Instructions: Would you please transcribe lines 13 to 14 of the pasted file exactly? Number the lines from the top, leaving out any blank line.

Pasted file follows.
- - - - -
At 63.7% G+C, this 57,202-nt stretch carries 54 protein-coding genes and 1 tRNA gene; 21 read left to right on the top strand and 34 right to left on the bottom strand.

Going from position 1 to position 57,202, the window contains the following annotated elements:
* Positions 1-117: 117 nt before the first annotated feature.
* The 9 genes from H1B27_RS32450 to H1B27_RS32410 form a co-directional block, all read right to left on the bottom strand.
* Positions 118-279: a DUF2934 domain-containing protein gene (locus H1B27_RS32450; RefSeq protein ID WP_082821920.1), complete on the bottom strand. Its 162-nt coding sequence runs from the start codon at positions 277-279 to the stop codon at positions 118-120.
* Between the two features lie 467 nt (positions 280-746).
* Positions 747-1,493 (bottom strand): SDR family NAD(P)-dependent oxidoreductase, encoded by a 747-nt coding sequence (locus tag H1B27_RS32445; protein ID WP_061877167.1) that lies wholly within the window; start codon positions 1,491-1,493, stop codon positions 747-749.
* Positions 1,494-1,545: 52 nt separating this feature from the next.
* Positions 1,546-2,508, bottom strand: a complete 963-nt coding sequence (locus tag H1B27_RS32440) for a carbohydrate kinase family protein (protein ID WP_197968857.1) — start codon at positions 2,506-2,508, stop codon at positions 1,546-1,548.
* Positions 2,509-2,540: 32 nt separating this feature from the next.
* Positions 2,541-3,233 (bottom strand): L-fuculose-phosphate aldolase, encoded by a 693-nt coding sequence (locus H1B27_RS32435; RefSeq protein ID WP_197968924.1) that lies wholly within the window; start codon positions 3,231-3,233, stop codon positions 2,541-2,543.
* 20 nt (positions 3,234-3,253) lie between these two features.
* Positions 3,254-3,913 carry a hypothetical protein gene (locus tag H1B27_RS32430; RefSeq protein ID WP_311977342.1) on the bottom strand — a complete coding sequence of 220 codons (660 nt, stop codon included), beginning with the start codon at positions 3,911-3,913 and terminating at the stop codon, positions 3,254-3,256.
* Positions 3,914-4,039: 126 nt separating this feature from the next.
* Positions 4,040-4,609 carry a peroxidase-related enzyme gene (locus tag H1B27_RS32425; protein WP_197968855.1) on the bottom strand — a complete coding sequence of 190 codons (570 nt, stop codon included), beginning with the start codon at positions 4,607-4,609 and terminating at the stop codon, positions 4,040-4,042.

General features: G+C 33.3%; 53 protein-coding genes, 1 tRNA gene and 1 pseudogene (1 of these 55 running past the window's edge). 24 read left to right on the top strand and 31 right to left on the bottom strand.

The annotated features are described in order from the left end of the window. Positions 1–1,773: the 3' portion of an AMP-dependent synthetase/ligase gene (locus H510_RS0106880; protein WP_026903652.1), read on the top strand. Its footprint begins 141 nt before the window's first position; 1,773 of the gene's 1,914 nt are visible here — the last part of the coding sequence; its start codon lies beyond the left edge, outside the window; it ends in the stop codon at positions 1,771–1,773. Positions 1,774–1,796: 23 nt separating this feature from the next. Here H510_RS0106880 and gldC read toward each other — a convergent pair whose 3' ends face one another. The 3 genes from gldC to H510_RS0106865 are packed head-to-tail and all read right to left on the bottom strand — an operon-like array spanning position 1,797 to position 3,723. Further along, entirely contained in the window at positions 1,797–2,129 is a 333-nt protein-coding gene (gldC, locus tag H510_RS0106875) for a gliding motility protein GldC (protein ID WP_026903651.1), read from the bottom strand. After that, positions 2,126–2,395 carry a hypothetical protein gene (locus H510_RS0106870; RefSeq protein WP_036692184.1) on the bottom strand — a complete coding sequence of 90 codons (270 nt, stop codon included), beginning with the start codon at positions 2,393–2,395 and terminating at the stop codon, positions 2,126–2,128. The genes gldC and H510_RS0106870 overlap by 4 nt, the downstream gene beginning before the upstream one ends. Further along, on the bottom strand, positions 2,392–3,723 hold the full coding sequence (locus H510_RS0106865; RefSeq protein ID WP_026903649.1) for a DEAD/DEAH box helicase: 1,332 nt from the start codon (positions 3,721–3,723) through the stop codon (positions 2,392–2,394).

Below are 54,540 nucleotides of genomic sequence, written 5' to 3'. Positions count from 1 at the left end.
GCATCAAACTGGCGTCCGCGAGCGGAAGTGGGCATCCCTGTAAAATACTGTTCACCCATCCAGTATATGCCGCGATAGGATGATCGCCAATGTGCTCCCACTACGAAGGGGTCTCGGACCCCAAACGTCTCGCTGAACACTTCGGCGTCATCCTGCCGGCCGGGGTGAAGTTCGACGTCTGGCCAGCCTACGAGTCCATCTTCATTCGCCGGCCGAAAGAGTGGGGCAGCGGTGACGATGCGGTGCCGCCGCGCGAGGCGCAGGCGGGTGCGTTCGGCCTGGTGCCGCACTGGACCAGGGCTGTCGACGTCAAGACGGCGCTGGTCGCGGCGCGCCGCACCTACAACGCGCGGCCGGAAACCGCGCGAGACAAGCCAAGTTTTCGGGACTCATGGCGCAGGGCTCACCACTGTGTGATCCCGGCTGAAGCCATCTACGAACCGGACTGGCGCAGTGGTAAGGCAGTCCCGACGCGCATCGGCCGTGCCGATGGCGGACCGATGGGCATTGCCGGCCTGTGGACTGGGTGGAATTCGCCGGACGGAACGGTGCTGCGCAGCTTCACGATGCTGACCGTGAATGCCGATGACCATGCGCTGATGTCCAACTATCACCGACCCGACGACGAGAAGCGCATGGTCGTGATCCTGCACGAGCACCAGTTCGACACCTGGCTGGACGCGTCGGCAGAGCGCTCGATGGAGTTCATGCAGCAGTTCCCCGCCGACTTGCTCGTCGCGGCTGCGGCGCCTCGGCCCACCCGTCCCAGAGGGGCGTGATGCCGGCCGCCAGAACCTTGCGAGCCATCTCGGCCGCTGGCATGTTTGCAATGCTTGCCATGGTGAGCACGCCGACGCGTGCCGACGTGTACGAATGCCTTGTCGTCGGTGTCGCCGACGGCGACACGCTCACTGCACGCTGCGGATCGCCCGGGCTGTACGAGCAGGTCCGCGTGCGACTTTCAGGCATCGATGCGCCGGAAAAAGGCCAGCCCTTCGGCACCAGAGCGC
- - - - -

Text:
* Positions 3,254-3,913 carry a hypothetical protein gene (locus tag H1B27_RS32430; RefSeq protein ID WP_311977342.1) on the bottom strand — a complete coding sequence of 220 codons (660 nt, stop codon included), beginning with the start codon at positions 3,911-3,913 and terminating at the stop codon, positions 3,254-3,256.
* Positions 3,914-4,039: 126 nt separating this feature from the next.